September 24 - Cerebral Hemispheres.docx

6 Pages
143 Views
Unlock Document

Department
Anatomy and Cell Biology
Course
Anatomy and Cell Biology 3319
Professor
guestlecture
Semester
Fall

Description
September 24, 2013 Cerebral Hemispheres Pp. 394-403, 405 - Know the names and locations of the major sulci, fissures; and the name, location and border of the lobes of the cerebral cortex - Know the names, locations and function of the motor, sensory and association areas of the cerebral cortex - Brainpower - Right brain vs. Left brain - Higher order processing - Evolutionary advantage - Sensory processing - Creativity - Understanding - Language The Cerebrum - Made of 2 cerebral hemispheres - 83% of total brain mass - Cover the diencephalon and the rostral brain stem - Cerebral cortex (gray matter) o Superficial layer of cortex containing neuron cell bodies - Cerebral white matter o Deep layer containing fibers which connect cell bodies to each other and other areas o Myelination is responsible for the white color - Deep gray matter o Basal ganglia: deep collection of neuronal cell bodies - Overall Function of cerebrum: o Sensory reception and processing o Motor output and processing o Association areas to process complex interactions between brain areas  Perception and interpretation o Cognitive function including decision making (not fully developed until adolescence) - Fissures separate the major portions of the brain (huge indents) – deep sulci o Transverse cerebral fissure: separates the cerebral hemispheres from the cerebellum o Longitudinal fissure: separates the right and left cerebral hemispheres - Sulci: shallow grooves on the surface of the cerebral hemispheres that separate the lobes (separate gyri) o Central sulcus: separates the frontal lobe from the parietal lobe (uninterrupted line to temporal lobe) o Parieto-occipital sulcus: separates occipital lobe from parietal lobe o Lateral/Sylvian sulcus: separates temporal lobe from parietal and frontal lobes (so deep that it’s actually a fissure) o Precentral sulcus: anterior to precentral gyrus o Postcentral sulcus: posterior to postcentral gyrus - Gyri: twisted ridges (raised parts) o Precentral gyrus (anteriorly – primary motor cortex) and postcentral gyrus (posteriorly – primary sensory cortex) border the central sulcus - Lobes within cerebral hemisphere: o Frontal lobe: cognition and motor control o Parietal lobe: somatosensory processing o Occipital lobe: visual areas o Temporal lobe: auditory areas o Insular lobe: visceral (feeling full) and vestibular sensory areas  Buried deep within lateral sulcus/fissure; covered by parts of frontal, parietal and temporal lobes The Cerebral Cortex - Home of the “conscious mind” - Sensory areas: allow conscious awareness of sensation - Association areas: integrate diverse information to enable purposeful action o Unimodal o Take raw, basic sensory features and ascribe meaning to them o Ex, loud, same pitch, equal timing  AN ALARM - Motor areas: control voluntary motor functions - Primary sensory cortex: sensory area for each major sense o Sensory association areas: area in each primary sensory cortex that processes the sensory information o Multimodal association areas: receives and integrates input from multiple regions of the cerebral cortex o Motor cortex: region that plans and initiates voluntary motor functions - Example: o Sensory information is received by the primary sensory cortex, and the arrival of this information results in awareness of the sensation o The information is relayed to the sensory association area that gives a meaning to the sensory input o The multimodal association areas receive input in parallel from multiple sensory association areas, integrating all of the sensory input to create a complete understanding of the sensory information. These regions also integrate sensory input with past experience and develop a motor response o The motor plan is enacted by the motor cortex Sensory Areas - Conscious awareness of sensation occur in parts of the parietal, temporal and occipital lobes - There is a distinct primary sensory cortex for each of the major senses: o General somatic senses, special senses of vision, hearing, balance, olfaction and taste - Each sense also has an association area adjacent to its primary sensory area 1) Somatosensory areas - Primary somatosensory cortex: primary sensory cortex that receives information from the general somatic senses - Located along the postcentral gyrus of the parietal lobe - Touch, pressure, vibration, pain and temperature from skin and proprioception from muscles and joints - Sensory info. is picked up by sensory receptors in periphery of body and relayed through spinal cord, brain stem and thalamus to primary somatosensory cortex - There, cortical neurons process info. and identify area of the body being stimulated  spatial discrimination - Somatotopy: body mapping; each region of the cortex receives sensory stimuli from a specific area of the body - Sensory homunculus (little man) can be constructed for the postcentral gyrus - Lips and fingertips are our most sensitive body parts - Contralateral projection: the right cerebral hemisphere receives its sensory inp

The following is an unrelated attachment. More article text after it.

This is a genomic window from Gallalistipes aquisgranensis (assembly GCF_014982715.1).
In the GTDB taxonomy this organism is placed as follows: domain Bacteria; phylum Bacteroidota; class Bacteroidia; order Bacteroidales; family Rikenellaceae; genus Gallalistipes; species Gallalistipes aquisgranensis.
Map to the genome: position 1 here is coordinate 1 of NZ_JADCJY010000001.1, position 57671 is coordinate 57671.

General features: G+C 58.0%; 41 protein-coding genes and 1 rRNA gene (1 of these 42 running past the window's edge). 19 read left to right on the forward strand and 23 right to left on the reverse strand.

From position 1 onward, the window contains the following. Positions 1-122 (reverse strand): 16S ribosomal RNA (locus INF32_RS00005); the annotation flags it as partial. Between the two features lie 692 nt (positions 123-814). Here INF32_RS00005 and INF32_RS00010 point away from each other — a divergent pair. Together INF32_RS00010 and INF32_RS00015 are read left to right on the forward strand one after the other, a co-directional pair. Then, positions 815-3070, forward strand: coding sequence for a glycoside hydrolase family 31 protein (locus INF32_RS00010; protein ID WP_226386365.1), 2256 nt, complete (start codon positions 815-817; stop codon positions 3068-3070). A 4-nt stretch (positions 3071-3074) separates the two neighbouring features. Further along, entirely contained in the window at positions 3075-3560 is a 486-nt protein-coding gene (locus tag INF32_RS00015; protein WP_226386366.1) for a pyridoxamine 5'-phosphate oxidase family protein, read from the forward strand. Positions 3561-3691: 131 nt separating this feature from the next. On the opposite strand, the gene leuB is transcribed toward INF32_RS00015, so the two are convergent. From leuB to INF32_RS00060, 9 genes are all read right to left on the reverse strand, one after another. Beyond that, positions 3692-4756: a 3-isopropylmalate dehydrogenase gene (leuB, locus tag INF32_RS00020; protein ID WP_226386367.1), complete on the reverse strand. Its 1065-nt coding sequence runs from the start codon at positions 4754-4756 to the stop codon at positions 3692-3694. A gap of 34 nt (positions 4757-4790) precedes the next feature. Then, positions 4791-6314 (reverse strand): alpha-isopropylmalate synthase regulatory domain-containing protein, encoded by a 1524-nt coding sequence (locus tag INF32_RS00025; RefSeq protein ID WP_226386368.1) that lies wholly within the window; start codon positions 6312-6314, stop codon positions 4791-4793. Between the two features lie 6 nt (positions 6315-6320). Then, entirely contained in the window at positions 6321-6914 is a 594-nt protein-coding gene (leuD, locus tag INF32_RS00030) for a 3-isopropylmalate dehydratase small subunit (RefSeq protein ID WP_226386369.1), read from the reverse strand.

More Less

Related notes for Anatomy and Cell Biology 3319

Log In


OR

Join OneClass

Access over 10 million pages of study
documents for 1.3 million courses.

Sign up

Join to view


OR

By registering, I agree to the Terms and Privacy Policies
Already have an account?
Just a few more details

So we can recommend you notes for your school.

Reset Password

Please enter below the email address you registered with and we will send you a link to reset your password.

Add your courses

Get notes from the top students in your class.


Submit